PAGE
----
it is my view that Latinos deserve to be told the truth no matter how bitter and difficult it may be..
Comment: #1
Posted by: CHICANO-future tense
Tue Mar 16, 2010 10:39 AM
Let me see if I got this right.
If you cross the North Korean border illegally you get 12 years hard labor.
If you cross the Iranian border illegally you are detained indefinitely.
If you cross the Afghan border illegally, you get shot.
If you cross the Saudi Arabian border illegally you will be jailed.
If you cross the Chinese border illegally you may never be heard from again.
If you cross the Venezuelan border illegally you will be branded a spy and your fate will be sealed.
If you cross the Cuban border illegally you will be thrown into political prison to rot.
If you cross the U.S. Border illegally you get
A job,
A drivers license,
Social security card,
Food stamps,
Credit cards,
Subsidized rent or a loan to buy a house,
Free education,
Free health care,
A lobbyist in Washington
Billions of dollars worth of public documents printed in your language
The right to carry your country's flag while you protest that you don't get enough respect
And, in many instances, you can vote.
I just wanted to make sure I had a firm grasp on the situation
Comment: #2
Posted by: David Henricks
Wed Mar 17, 2010 11:39 AM
You are obviously smart in terms of advocacy politics, and this is a well written argument, but your critique is short sighted. I think about the healthcare lessons. Clinton tried to pas healthcare in 1992, and its barely now passing (2010). The Civil Rights Act of 1964 was originally proposed in similar form since the 1950s, perhaps sooner. For us to not march now is to entirely give up on the process for a generation. In order to keep our issue alive, we need to do this every year, in a big way, until it passes, and we need to show that we will not give up. Be a thorn in the side every year, maybe even escalate to civil disobedience or offer pro0immigrant challengers year in and year to both democrats and republicans. One year, one day, god will bless our efforts and we CIR will happen, but I think it is convenient of you to sit on the sidelines and critique when many of us have been and will continue to fight year in and year out so when the opportunity presents itself, we are able to strike.

Comment: #3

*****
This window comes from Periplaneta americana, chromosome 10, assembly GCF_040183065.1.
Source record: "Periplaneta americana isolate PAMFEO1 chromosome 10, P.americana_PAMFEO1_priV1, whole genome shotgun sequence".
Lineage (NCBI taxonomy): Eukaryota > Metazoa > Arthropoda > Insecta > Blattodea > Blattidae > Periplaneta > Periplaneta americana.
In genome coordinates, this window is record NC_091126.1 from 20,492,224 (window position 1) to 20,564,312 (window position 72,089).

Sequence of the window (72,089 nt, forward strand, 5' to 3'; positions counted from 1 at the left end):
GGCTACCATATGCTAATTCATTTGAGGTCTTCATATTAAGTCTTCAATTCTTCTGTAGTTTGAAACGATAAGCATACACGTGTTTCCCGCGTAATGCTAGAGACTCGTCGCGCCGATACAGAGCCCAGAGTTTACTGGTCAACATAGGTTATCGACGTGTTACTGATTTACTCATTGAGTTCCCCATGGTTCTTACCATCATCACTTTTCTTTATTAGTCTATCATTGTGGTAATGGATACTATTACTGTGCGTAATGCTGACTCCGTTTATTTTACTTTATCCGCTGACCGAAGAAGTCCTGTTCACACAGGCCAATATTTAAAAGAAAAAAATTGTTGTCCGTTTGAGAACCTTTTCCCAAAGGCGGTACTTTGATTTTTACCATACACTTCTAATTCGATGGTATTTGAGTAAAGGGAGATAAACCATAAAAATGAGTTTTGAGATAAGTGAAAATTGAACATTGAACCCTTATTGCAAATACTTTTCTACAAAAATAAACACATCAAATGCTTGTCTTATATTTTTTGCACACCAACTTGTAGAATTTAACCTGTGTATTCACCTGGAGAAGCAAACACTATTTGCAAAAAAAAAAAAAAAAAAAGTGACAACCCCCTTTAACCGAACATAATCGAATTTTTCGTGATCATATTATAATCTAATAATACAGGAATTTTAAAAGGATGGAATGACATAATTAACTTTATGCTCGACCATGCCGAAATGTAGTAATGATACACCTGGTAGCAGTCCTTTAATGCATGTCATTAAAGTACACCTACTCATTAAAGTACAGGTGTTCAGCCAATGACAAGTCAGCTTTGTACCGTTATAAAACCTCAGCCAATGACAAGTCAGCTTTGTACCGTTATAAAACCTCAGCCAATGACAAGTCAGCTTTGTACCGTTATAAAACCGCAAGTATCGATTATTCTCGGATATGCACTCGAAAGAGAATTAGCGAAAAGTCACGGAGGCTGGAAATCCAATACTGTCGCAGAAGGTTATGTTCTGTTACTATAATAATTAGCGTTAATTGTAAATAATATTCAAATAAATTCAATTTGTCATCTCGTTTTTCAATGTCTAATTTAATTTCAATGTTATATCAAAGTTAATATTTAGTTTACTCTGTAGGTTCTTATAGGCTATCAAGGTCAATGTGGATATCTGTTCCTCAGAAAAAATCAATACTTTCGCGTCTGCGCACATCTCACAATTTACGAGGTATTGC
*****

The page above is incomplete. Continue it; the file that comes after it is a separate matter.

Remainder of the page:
Posted by: Juan Jose Gonzalez
Wed Mar 17, 2010 1:53 PM
In an imperfect world, sometimes we must fight hardest for the broadview, the general history of a nation, a culture, a religion. From this perspective, which nation provides the most liberty, the most opportunity, the most safety to any culture or religion? The answer is the United in, the group of territories in North America that operate on a rule of law as defined by the U.S. Constituion. We have "progressed' away from that rule of law, to what I don't know. As an advocate for Latino immigrants, Mr. Perez, please keep an eye toward what makes people take great risks to come here. It is not socialism, La Raza(?), or heathcare. By no means is the U.S. perfect, but from the broadview, like the Mics, Spics, and Degos before them, the "Wetbacks" think this group of territories pretty much is the best deal out there.

Bring on the legal immigrants, please! Be an advocate for them! But also make sure your efforts don't diminish their sacrifice to better themselves and their families by destroying this land. Racism is a world wide reality, but freedom and personal liberty are not.
Comment: #4
Posted by: Billy Maguire
Thu Mar 18, 2010 5:04 AM
Re: David Henricks
lets' see..if you are Mexican and cross the border into the USA..
over 5600 undocumented Mexican workers have lost their lives crossing the US border dying agonizing deaths in the sonoran desert..
Comment: #5
Posted by: CHICANO-future tense
Fri Mar 19, 2010 6:40 AM
Re: CHICANO-future tense. That is sad. Seriously, sad. However, you don't get the fact that "undocumented immigrants/workers" is a euphemesim for criminal invaders. They. broke. the. law. to. get. here.
Comment: #6
Posted by: David Henricks
Fri Mar 19, 2010 11:02 AM